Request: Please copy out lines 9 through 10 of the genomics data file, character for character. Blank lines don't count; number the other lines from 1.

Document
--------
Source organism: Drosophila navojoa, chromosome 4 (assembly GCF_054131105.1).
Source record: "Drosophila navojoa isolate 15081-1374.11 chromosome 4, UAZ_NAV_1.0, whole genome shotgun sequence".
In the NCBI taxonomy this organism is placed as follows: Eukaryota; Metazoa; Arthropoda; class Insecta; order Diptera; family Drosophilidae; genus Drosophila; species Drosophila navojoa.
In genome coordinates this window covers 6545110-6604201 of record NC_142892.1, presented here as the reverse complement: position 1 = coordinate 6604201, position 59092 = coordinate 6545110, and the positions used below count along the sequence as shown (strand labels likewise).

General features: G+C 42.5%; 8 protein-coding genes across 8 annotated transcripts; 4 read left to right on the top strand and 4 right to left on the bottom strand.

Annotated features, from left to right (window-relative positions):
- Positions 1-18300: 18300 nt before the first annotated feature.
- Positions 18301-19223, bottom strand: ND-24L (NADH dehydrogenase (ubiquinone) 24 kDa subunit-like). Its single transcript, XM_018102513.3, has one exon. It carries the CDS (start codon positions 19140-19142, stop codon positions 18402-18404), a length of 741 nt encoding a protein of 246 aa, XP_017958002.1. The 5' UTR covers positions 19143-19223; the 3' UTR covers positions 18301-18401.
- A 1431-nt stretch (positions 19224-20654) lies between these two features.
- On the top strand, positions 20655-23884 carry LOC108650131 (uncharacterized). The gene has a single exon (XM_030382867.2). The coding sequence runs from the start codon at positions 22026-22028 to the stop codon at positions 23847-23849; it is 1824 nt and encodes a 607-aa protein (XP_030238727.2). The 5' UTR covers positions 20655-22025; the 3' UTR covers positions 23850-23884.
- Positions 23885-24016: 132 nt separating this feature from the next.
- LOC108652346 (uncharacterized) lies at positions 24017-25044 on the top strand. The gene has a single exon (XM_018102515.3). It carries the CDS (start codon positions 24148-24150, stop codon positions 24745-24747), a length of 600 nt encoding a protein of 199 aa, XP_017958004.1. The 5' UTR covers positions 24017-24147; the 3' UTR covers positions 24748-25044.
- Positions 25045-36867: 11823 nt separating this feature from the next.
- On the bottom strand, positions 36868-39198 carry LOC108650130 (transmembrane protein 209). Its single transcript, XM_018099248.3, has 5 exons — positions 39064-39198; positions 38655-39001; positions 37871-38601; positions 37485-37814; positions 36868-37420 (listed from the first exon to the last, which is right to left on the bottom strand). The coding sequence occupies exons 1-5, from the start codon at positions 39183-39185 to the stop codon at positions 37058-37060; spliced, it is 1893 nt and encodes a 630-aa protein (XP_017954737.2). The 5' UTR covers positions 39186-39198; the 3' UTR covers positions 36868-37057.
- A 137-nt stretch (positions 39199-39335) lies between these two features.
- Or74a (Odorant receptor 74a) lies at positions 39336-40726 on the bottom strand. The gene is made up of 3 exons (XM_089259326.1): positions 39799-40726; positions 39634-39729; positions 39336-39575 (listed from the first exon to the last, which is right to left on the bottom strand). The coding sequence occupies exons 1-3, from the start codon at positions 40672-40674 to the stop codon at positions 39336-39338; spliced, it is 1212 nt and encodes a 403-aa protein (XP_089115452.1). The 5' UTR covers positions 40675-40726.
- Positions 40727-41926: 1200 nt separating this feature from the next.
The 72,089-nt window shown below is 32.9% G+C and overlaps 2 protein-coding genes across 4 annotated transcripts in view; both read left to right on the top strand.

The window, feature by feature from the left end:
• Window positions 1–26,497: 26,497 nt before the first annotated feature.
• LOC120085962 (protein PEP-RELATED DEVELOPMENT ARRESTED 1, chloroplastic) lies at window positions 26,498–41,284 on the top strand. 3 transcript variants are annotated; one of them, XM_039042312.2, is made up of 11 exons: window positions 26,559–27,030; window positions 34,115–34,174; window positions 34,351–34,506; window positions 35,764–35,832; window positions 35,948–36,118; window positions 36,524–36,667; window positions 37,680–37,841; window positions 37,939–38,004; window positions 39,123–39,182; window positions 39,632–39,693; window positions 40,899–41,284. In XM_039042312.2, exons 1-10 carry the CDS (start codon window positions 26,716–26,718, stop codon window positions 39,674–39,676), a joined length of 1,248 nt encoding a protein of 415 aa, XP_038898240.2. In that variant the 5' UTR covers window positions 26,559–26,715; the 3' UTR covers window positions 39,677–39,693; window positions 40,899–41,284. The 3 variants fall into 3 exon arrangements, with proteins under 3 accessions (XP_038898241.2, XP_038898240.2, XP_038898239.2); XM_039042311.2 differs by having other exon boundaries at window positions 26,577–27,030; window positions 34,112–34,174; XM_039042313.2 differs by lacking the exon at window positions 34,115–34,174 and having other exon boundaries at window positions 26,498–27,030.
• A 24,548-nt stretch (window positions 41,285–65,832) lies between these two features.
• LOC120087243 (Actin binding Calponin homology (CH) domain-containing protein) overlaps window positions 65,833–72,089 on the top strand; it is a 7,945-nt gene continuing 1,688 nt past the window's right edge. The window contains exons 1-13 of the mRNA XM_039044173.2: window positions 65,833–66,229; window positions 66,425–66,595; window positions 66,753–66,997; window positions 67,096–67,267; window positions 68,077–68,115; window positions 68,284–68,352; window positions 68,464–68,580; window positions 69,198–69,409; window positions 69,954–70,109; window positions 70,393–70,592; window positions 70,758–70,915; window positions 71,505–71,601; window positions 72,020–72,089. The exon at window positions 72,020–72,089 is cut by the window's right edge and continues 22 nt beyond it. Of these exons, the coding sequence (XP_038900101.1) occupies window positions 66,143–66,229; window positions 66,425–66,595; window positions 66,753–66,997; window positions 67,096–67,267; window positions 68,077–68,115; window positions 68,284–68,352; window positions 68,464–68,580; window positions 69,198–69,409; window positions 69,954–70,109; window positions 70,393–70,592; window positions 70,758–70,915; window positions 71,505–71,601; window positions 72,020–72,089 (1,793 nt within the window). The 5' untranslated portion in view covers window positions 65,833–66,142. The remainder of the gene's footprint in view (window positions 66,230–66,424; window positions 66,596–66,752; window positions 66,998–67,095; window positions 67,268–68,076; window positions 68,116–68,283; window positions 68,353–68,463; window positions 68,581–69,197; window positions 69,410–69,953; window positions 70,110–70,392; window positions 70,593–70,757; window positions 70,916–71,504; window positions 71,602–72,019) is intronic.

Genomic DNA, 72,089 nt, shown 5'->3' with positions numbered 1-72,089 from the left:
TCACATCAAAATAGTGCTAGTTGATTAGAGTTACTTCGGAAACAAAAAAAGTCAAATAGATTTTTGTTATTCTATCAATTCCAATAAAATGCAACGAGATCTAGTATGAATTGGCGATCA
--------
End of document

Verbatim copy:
- A 1431-nt stretch (positions 19224-20654) lies between these two features.
- On the top strand, positions 20655-23884 carry LOC108650131 (uncharacterized). The gene has a single exon (XM_030382867.2). The coding sequence runs from the start codon at positions 22026-22028 to the stop codon at positions 23847-23849; it is 1824 nt and encodes a 607-aa protein (XP_030238727.2). The 5' UTR covers positions 20655-22025; the 3' UTR covers positions 23850-23884.